Saturday, January 24, 2009

Be accurate or be sued!

Why HR managers should be legally correct while recruiting .....

Escalating employment related lawsuits have made workplace environment increasingly controversial. Not a day goes by without an allegation being made, a grievance filed or a suit filed in court.

According to an attorney Jasan Boulette, in a tight labour market most lawsuits filed relate to alleged racial, gender or age discrimination. Many employees quit and join other organisations due to discrimination or unethical behaviour in the workplace.

The hiring process

Organisations large or small, intending to operate globally can't afford a misstep in the hiring process. According to the geographical locations, HR at the corporate level must establish and enforce clear policies for hiring, firing and performance evaluation as well as for general work environment issues. Employee claims are very costly, not only in financial terms but also in time lost reviewing files, interviewing witnesses and attending court sessions. HR managers need to periodically update departmental and management practices to avoid the litigation traps.

International recruitment process curtails manager's employment decisions or any action based on an individual's race, colour, gender, religion or national origin. It is advisable for organisation's to perform an audit of HR practices and procedures to uncover potential problem areas and recommend corrective action. The audit should cover all areas including interviewing practices.

Interviewing practices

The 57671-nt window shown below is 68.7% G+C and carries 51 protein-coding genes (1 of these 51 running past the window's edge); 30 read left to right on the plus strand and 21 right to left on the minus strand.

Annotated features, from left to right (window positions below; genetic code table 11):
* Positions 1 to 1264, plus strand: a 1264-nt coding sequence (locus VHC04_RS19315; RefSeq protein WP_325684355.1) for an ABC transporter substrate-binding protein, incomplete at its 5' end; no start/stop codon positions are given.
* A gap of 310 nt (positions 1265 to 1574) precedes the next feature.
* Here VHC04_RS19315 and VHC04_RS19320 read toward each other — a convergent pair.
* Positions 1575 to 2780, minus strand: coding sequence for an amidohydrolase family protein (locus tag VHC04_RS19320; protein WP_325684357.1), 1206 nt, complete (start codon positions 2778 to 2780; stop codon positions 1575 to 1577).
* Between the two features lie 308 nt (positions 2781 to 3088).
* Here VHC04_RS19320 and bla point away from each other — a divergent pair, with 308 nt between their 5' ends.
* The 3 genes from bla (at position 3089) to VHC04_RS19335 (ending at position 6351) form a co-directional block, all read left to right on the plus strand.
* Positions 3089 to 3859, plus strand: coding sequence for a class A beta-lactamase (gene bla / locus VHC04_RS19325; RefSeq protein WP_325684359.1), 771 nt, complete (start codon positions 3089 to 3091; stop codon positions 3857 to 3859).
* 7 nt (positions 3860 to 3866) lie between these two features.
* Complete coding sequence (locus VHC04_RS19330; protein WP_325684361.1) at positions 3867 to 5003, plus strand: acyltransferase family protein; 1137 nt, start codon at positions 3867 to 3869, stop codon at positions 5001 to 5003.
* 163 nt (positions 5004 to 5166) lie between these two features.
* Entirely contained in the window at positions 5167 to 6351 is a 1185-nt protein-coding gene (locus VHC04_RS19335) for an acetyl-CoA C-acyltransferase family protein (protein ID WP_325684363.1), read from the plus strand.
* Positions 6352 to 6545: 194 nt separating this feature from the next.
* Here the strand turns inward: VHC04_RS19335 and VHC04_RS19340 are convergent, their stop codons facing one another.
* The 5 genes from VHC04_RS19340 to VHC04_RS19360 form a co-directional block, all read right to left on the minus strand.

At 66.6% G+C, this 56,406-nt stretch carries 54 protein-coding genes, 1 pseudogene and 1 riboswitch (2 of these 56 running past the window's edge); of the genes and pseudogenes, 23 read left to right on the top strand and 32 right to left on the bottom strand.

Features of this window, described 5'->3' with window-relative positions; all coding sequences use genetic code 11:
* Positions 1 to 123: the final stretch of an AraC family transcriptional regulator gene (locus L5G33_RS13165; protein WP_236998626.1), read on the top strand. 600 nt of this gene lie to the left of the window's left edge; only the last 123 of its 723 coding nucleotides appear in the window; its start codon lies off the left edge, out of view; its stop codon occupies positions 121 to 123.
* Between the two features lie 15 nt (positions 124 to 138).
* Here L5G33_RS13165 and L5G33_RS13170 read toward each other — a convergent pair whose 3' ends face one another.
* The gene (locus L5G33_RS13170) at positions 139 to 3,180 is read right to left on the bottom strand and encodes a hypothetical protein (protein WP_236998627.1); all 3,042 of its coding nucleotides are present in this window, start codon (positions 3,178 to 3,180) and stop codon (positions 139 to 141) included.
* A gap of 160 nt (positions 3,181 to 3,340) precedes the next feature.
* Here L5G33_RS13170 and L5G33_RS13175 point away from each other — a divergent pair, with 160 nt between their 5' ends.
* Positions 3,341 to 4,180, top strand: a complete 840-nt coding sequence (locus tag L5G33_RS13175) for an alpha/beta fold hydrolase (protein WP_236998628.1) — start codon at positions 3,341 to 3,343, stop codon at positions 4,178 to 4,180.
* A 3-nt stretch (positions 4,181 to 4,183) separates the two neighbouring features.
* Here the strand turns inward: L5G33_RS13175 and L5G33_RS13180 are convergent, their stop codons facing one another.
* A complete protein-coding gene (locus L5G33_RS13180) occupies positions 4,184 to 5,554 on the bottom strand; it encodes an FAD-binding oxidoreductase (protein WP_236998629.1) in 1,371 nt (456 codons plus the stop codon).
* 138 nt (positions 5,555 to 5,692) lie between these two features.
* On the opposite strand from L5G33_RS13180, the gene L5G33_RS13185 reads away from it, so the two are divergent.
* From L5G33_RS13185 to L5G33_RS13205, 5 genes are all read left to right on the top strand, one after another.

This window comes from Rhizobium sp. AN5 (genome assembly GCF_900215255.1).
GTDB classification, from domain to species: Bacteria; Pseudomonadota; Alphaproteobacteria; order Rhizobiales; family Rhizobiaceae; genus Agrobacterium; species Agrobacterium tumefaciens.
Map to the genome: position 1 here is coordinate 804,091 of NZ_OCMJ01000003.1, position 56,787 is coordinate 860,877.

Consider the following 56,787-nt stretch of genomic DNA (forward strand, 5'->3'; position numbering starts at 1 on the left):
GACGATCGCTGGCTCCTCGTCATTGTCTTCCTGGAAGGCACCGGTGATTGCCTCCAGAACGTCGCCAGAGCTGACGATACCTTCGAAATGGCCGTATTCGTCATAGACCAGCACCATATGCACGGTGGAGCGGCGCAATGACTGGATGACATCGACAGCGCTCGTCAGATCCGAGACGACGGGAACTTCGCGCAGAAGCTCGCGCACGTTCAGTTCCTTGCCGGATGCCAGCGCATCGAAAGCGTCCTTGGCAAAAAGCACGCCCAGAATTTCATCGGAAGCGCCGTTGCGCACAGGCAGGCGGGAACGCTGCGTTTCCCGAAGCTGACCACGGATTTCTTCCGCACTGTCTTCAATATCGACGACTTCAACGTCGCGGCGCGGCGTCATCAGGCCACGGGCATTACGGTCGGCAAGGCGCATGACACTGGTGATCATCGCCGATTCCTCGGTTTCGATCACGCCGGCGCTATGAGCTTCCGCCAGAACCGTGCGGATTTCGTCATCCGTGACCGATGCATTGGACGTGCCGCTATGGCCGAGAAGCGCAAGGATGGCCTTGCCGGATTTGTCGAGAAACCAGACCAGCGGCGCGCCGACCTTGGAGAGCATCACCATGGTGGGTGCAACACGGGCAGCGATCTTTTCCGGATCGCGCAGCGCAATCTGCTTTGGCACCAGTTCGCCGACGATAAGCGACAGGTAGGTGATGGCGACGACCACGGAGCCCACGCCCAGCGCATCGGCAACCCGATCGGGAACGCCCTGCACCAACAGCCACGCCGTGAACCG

The interview process by itself can be a minefield of lawsuits! An organisation can be sued for asking improper interview questions, making discriminatory statements or binding contract statements. Risk management in the interview process can be minimise these problems

The inquiry

Managers and interviewers often fail to realise the point when their interview questions go of tangent. Hence, interviews must be well planned. Interviewers need to be carefully trained. Most organisations have two or more managers on the panel. This makes it easier to resolve issues of what transpired during the interview.

Interviewers can also rely on a structured list of questions to guide them in the process. These can even be practiced. Thereby they can avoid objectionable questions.

The interviewer needs to review the resumes of applicants well in advance. This review can be used to develop the interview questions. Interview questions should be drawn from the job description, position requirement and issues the organisation is currently facing.

"This job requires a lot of typing, how fast do you type?" "Do you prefer routine consistent work or tasks that are fast-paced and why?" Such open-ended questions allow candidates to talk about their skills, knowledge and abilities.


A prescribed interview format leaves less room for claims of discrimination. Interviewers can make notes and ask for clarification of answers but should avoid additional questions.
Some organisations adopt interview forms containing objective criteria that serve as a checklist. This not only ensures uniformity between interviewers but also serves as reference in case a rejected candidate files a suit. Interviewers must be aware of topics that need to be avoided. For instance, asking older applicants whether they can serve under younger heads can be misconstrued as age discrimination.